Of the 149 individuals examined for superinfection, valid pyrosequencing results were obtained for the p24 and gp41 genomic regions at both time points for 109 individuals (73.2%). Thirty-one individuals had valid results at both time points for the gp41 region only (20.8%), and 9 had p24 results only (6.0%). There were no significant differences in the total reads between the baseline p24 (median, 10 998; interquartile range [IQR], 8262–14 549), baseline gp41 (median, 10 581; IQR, 8309–12 713), and follow-up p24 regions (median, 11 386; IQR, 9488–13 638). However, the follow-up gp41 total reads (median, 8923; IQR, 7186–11 617) were significantly lower than all 3 (P < .05). There were no significant differences between the consensus sequence totals for the baseline p24 (median, 74; IQR, 43–108), baseline gp41 (median, 70; IQR, 54–87), follow-up p24 (median, 79; IQR, 56–104), and follow-up gp41 regions (median, 72; IQR, 48–91) (P = .26).
At initial seroconversion, 91 individuals were infected with a single subtype D viral population (61.1%), 24 individuals were infected with a single subtype A viral population (16.1%), 1 individual was infected with subtype C viral population (0.7%), and 33 individuals were infected with either recombinant viruses or multiple viral populations (22.1%). This is consistent with the HIV subtype distribution previously observed in Rakai . The median time interval between the baseline and follow-up time points was 2.84 years (IQR, 1.64–5.08; range, 0.99–7.47).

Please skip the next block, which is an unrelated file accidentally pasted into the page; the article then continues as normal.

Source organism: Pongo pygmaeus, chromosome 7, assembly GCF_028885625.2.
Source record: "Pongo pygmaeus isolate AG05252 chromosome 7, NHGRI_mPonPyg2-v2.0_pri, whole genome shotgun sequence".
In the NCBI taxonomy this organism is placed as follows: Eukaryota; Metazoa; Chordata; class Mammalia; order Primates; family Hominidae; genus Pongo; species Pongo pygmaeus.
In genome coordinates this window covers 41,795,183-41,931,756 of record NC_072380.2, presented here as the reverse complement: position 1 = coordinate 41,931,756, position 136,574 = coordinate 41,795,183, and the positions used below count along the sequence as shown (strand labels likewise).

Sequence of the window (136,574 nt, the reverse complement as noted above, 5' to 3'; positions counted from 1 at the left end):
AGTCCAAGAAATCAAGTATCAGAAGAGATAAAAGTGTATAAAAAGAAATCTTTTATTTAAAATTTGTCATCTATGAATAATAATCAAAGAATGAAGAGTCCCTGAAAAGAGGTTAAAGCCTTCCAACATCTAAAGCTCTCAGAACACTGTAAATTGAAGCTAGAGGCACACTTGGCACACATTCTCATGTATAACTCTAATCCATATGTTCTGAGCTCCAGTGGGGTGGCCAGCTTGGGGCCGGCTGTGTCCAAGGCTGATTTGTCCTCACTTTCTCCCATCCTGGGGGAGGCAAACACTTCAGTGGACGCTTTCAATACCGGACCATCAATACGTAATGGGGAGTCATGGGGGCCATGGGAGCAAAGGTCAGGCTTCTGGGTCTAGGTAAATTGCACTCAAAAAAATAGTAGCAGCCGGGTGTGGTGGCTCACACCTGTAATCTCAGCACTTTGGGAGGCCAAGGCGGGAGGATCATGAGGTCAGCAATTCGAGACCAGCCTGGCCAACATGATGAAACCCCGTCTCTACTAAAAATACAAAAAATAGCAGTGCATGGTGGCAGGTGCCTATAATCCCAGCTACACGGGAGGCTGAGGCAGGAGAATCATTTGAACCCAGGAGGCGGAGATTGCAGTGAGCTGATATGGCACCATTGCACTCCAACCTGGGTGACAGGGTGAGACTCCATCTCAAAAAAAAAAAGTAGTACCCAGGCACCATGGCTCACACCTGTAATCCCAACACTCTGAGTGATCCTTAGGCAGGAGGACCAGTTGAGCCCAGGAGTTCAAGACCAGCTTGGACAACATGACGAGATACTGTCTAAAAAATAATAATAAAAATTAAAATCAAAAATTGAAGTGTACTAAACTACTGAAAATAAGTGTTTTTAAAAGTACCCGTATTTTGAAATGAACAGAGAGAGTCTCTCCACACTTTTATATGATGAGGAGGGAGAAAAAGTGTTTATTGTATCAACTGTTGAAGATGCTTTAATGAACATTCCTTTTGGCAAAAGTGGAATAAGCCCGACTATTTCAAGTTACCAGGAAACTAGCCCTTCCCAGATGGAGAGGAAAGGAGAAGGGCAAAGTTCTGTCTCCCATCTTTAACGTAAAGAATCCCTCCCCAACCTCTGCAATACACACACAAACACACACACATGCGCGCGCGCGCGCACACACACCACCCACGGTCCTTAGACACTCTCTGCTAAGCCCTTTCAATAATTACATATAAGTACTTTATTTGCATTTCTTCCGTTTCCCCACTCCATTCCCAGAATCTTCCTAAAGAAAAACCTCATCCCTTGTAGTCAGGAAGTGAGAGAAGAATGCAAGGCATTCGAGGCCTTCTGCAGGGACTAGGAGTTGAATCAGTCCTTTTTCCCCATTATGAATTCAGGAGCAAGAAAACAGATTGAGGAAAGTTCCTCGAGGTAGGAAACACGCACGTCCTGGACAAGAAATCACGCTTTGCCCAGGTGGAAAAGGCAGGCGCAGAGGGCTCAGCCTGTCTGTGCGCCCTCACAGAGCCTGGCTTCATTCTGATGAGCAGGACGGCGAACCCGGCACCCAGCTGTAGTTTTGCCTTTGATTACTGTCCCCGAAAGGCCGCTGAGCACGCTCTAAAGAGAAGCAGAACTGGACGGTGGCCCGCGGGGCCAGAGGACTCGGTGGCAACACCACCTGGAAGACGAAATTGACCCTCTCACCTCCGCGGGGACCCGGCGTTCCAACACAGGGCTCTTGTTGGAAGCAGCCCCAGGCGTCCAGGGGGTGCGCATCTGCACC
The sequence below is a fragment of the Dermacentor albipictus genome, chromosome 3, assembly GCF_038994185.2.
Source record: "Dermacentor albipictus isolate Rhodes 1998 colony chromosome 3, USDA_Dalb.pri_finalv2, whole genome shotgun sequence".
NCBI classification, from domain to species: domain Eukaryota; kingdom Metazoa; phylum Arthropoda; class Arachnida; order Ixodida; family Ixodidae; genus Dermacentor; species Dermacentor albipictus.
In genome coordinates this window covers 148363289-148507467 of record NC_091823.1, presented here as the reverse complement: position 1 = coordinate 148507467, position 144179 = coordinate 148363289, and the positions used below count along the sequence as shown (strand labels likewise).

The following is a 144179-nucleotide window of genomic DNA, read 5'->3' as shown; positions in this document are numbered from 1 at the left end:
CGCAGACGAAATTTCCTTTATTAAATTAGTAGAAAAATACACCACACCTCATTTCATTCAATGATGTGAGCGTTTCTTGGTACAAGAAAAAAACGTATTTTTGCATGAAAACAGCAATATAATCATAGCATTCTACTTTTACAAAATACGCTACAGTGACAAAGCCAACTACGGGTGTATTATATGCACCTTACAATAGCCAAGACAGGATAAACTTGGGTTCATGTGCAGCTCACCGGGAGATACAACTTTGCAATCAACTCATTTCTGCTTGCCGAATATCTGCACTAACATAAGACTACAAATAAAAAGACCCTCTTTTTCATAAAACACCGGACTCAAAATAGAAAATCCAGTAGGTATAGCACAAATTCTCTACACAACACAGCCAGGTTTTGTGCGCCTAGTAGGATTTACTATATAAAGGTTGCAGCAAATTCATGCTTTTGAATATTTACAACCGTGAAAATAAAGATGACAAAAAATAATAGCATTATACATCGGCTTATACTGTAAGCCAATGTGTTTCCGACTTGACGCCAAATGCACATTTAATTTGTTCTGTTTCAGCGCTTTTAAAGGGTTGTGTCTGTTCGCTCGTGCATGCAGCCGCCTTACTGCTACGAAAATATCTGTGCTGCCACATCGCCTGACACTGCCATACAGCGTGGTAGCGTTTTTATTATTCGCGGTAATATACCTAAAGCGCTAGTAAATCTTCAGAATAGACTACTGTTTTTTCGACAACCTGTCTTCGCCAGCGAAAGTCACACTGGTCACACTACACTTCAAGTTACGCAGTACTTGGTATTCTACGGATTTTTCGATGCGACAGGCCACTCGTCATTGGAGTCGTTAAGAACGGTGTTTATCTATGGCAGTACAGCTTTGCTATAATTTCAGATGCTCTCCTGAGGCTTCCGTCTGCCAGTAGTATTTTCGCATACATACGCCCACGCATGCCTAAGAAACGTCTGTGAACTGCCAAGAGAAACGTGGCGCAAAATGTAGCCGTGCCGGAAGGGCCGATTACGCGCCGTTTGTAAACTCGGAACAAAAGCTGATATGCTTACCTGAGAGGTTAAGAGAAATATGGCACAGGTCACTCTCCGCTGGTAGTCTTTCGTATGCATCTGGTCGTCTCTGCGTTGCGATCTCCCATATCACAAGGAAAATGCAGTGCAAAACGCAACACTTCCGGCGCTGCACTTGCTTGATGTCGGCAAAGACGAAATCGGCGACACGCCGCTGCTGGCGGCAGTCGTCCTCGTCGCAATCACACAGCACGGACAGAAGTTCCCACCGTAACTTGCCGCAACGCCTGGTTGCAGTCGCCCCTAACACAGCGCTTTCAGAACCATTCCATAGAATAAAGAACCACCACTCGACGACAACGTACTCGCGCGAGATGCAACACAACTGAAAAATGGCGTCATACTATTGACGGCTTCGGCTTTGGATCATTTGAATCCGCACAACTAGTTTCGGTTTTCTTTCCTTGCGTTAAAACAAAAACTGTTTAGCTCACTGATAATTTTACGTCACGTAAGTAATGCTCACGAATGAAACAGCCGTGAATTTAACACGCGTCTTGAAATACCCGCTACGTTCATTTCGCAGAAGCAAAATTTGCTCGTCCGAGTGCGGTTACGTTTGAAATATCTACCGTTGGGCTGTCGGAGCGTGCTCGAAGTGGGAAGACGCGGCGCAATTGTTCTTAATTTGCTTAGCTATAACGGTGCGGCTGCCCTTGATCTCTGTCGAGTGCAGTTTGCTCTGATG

Seven cases of HIV superinfection were identified over 485.7 PYs of follow-up, for an HIV superinfection incidence of 1.44 per 100 PYs (95% confidence interval [CI], .37–2.51) (Figures 1 and and2;2; Supplementary Figure 1). All superinfection events were detected in the gp41 region. In 3 cases, there were no sequences available for the p24 region, and in the remaining cases there were no new sequences detected in the p24 region. In addition, all 7 superinfected individuals were initially infected with HIV subtype D at baseline (Table 1). Four of the superinfection events were intrasubtype events with initial subtype D–infected individuals superinfected with a novel subtype D strain(s) (Figure 1; Supplementary Figure 1A and 1B). The other 3 cases were intersubtype superinfection events with new subtype A viral populations being found in the follow-up sample (Figure 2; Supplementary Figure 1C). There was no consistent change in the viral loads before and after superinfection (Table 1).